A while back, we talked about the best computer software that can help blind and visually impaired people to operate a computer. But most of the information we regularly need can be accessed via our smartphones, and operating a touchscreen, when you have difficulties seeing, is not the simplest task.

Today, we’re taking a look at some mobile apps designed to allow those who have their vision impaired to use a smartphone just like everyone else, and benefit from all the features that these devices offer. We hope these apps will provide a much needed service for anyone in need.

Tools integrated within the mobile OS

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Most mobile operating systems offer some accessibility tools within the operating system itself for users with disabilities. These are carefully created to provide the necessary features for those who can’t see the device’s screen. Both Android and iOS offer these features, and they consist of a voice overlay and special gestures for users to access the different apps and features that are on the phone.

Android’s TalkBack feature is a service that gives a voice overlay of what is in the screen at any point, as well as a different way of browsing the device. Users can swipe around the screen and the device will tell them what item they have selected. For opening an app, they have to double tap it. This ensures that the user always knows where his finger is on the screen and so, he can open any app he wants. The system can also read emails and text messages out loud, and with the use of a voice recognition app, the user can reply.

Apple’s VoiceOver service operates in the same way, and thanks to the easy browsing of apps and other elements that iOS has, users will easily find their way around the device. However, having a voice overlay is just the start, and there are many other apps that can help visually impaired people use a smartphone, and we hope the following list will give them some help.

Apps for blind and visually impaired people

There are many apps that will provide some kind of help for those in need. They can range from simple screen magnifiers, or apps that use the camera of the device as a magnifying glass, and even apps that can distinguish the different types of money and what amount you are holding.

iOS Apps for blind and visually impaired people

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Ariadne GPS – A simple GPS app that provides a voice overlay and turn by turn directions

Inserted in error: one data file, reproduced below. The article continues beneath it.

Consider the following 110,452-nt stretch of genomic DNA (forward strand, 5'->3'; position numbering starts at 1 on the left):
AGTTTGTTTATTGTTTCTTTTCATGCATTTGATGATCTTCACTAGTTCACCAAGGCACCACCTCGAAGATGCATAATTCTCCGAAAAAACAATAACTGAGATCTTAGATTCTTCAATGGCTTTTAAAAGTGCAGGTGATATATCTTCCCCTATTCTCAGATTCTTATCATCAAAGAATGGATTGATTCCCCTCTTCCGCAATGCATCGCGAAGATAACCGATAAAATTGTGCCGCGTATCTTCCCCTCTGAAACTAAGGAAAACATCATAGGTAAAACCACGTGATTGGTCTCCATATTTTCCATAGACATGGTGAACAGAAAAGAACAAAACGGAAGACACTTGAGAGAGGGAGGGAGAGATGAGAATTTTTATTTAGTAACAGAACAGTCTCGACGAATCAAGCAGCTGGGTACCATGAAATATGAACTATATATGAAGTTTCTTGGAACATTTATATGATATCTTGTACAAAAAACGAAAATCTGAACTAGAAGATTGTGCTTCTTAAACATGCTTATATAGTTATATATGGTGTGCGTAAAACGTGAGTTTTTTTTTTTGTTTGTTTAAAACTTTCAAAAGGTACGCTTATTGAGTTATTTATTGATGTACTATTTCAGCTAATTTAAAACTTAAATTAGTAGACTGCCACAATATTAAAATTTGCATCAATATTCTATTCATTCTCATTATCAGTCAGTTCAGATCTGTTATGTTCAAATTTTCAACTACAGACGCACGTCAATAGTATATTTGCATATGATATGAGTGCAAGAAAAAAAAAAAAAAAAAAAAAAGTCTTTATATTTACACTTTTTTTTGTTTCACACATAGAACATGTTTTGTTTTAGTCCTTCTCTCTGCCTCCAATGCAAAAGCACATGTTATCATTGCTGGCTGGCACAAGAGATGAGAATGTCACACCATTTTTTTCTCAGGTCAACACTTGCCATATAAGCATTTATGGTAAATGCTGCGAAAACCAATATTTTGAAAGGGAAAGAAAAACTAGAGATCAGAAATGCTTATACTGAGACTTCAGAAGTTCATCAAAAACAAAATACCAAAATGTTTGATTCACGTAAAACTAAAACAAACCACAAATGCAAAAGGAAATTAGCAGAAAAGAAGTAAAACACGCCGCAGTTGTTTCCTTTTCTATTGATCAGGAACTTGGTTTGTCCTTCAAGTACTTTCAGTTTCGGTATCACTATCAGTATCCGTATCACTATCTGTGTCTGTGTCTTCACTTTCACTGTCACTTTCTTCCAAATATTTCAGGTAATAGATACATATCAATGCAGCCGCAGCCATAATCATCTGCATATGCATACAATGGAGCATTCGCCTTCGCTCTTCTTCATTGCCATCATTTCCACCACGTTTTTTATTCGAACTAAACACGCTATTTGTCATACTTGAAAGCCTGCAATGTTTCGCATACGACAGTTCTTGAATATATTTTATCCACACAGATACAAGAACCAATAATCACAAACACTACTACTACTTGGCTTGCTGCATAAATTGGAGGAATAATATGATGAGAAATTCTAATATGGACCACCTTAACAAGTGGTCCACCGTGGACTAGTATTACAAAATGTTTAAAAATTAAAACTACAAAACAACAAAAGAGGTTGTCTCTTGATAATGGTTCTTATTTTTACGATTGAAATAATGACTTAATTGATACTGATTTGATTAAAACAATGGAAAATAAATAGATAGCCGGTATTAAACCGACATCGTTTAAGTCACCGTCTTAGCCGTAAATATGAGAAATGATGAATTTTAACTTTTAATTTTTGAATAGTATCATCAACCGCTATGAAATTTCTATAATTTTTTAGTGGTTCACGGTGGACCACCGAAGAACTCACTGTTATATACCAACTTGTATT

Price: $5.99

LookTel Apps – A series of apps that uses the camera to detect money and other items.
Price: $9.99

Color ID – This app will detect what color an item has. It is useful for those who need to sort clothes or other items
Price: Free

Light Detector – A utility that will generate a sound when the phone’s camera is pointed towards a light source. Useful if you want to know if the lights are off
Price: $0.99

Voice Brief – Voice Brief will read almost any kind of content out loud, such as emails, calendar, text messages and many more
Price: $2.99

List Recorder – This is an audio recorder that anyone can use to dictate lists or tasks
Price: $0.99

SayText – This is an awesome app that is able to read out loud text from images
Price: Free

Talking Calculator – As the name suggests, this tool is calculator that can read out loud any calculations you make
Price: $1.99

TapTapSee – This app can recognize US currency as well as other objects and tell the user what they are
Price: Free

Android apps for blind and visually impaired people

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Like with iOS, the Android platform offers users a lot of apps that will provide an invaluable service for those who have vision difficulties. These apps range from GPS navigators to barcode scanners and many more.

TalkBack – The Google utility that allows voice overlay of all the information on the screen, as well as other accessibility features
Price: Free

IDEAL Accessible App Installer – Accessibility app that makes it easy for users to install IDEAL group apps
Price: Free

WalkyTalky – Simple navigation app that offers users turn by turn directions
Price: Free

MessagEase Keyboard - A replacement for the QWERTY keyboard, which has larger keys and it is simpler to use
Price: Free

Mobile Accessibility Demo US – A group of apps that are designed to be used easily by people who have trouble seeing
Price: Free

ScanLife Barcode & QR Reader – Simple barcode and QR code scanner that tells users what product it is
Price: Free

Magnify – This app acts as a magnifying glass, so those with diminished vision can read small letters
Price: Free

Classic Text To Speech Engine – This app gives users different voices and languages for them input in phone’s Text-To-Speech menu. They are very clear and they can be used almost anywhere in the world
Price: Free

LendAnEye (Visually Impaired) – LendAnEye is an app that visually challenged people can use to navigate. They use the phone’s camera to make a video call and the other person will guide them
Price: Free

By using these apps, people who have low to no eyesight can use a smartphone almost like everyone else. They offer great services and we thank the developers for taking the time to develop them.

PHOTO CREDITS: gizmodo
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Author

I often wonder, where is technology heading? What do all of these advances mean for us and for our future? I sometimes miss the days when I didn’t know how to use a floppy disk, or how a computer CPU works, but now, until I find an answer to my questions, I’ll keep tracking these advances and show everything I find to those who share my interests.

 
 
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